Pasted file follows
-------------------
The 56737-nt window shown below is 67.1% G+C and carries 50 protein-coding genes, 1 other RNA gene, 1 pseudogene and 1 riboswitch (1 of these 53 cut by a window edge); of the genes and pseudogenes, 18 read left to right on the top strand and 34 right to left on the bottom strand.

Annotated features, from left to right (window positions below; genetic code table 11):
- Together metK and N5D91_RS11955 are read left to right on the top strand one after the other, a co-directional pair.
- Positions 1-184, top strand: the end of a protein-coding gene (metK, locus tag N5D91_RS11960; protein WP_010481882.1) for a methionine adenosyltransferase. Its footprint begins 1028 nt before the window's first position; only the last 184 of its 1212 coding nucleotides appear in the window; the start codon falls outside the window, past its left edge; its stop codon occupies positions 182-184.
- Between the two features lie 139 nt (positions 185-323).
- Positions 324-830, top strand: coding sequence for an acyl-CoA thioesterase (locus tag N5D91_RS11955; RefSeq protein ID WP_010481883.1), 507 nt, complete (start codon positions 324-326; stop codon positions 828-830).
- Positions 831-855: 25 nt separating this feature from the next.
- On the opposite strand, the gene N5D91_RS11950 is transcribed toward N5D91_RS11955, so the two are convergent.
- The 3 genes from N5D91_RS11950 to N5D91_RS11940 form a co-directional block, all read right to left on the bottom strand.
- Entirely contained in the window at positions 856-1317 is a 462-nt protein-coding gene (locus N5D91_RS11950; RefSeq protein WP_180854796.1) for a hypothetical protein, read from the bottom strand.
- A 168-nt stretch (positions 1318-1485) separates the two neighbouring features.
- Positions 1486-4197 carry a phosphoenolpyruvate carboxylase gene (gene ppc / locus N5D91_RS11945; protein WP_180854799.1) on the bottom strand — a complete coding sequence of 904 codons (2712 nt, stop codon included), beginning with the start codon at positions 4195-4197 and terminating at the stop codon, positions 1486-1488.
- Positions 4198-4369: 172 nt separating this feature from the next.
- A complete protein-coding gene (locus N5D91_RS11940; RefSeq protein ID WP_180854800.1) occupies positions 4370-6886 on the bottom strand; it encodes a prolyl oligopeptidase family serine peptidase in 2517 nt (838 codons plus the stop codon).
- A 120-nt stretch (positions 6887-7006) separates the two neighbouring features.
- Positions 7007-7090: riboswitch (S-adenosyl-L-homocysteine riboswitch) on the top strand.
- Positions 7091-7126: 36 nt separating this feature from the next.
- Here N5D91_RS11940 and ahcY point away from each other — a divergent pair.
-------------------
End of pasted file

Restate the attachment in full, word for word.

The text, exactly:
The 56737-nt window shown below is 67.1% G+C and carries 50 protein-coding genes, 1 other RNA gene, 1 pseudogene and 1 riboswitch (1 of these 53 cut by a window edge); of the genes and pseudogenes, 18 read left to right on the top strand and 34 right to left on the bottom strand.

Annotated features, from left to right (window positions below; genetic code table 11):
- Together metK and N5D91_RS11955 are read left to right on the top strand one after the other, a co-directional pair.
- Positions 1-184, top strand: the end of a protein-coding gene (metK, locus tag N5D91_RS11960; protein WP_010481882.1) for a methionine adenosyltransferase. Its footprint begins 1028 nt before the window's first position; only the last 184 of its 1212 coding nucleotides appear in the window; the start codon falls outside the window, past its left edge; its stop codon occupies positions 182-184.
- Between the two features lie 139 nt (positions 185-323).
- Positions 324-830, top strand: coding sequence for an acyl-CoA thioesterase (locus tag N5D91_RS11955; RefSeq protein ID WP_010481883.1), 507 nt, complete (start codon positions 324-326; stop codon positions 828-830).
- Positions 831-855: 25 nt separating this feature from the next.
- On the opposite strand, the gene N5D91_RS11950 is transcribed toward N5D91_RS11955, so the two are convergent.
- The 3 genes from N5D91_RS11950 to N5D91_RS11940 form a co-directional block, all read right to left on the bottom strand.
- Entirely contained in the window at positions 856-1317 is a 462-nt protein-coding gene (locus N5D91_RS11950; RefSeq protein WP_180854796.1) for a hypothetical protein, read from the bottom strand.
- A 168-nt stretch (positions 1318-1485) separates the two neighbouring features.
- Positions 1486-4197 carry a phosphoenolpyruvate carboxylase gene (gene ppc / locus N5D91_RS11945; protein WP_180854799.1) on the bottom strand — a complete coding sequence of 904 codons (2712 nt, stop codon included), beginning with the start codon at positions 4195-4197 and terminating at the stop codon, positions 1486-1488.
- Positions 4198-4369: 172 nt separating this feature from the next.
- A complete protein-coding gene (locus N5D91_RS11940; RefSeq protein ID WP_180854800.1) occupies positions 4370-6886 on the bottom strand; it encodes a prolyl oligopeptidase family serine peptidase in 2517 nt (838 codons plus the stop codon).
- A 120-nt stretch (positions 6887-7006) separates the two neighbouring features.
- Positions 7007-7090: riboswitch (S-adenosyl-L-homocysteine riboswitch) on the top strand.
- Positions 7091-7126: 36 nt separating this feature from the next.
- Here N5D91_RS11940 and ahcY point away from each other — a divergent pair.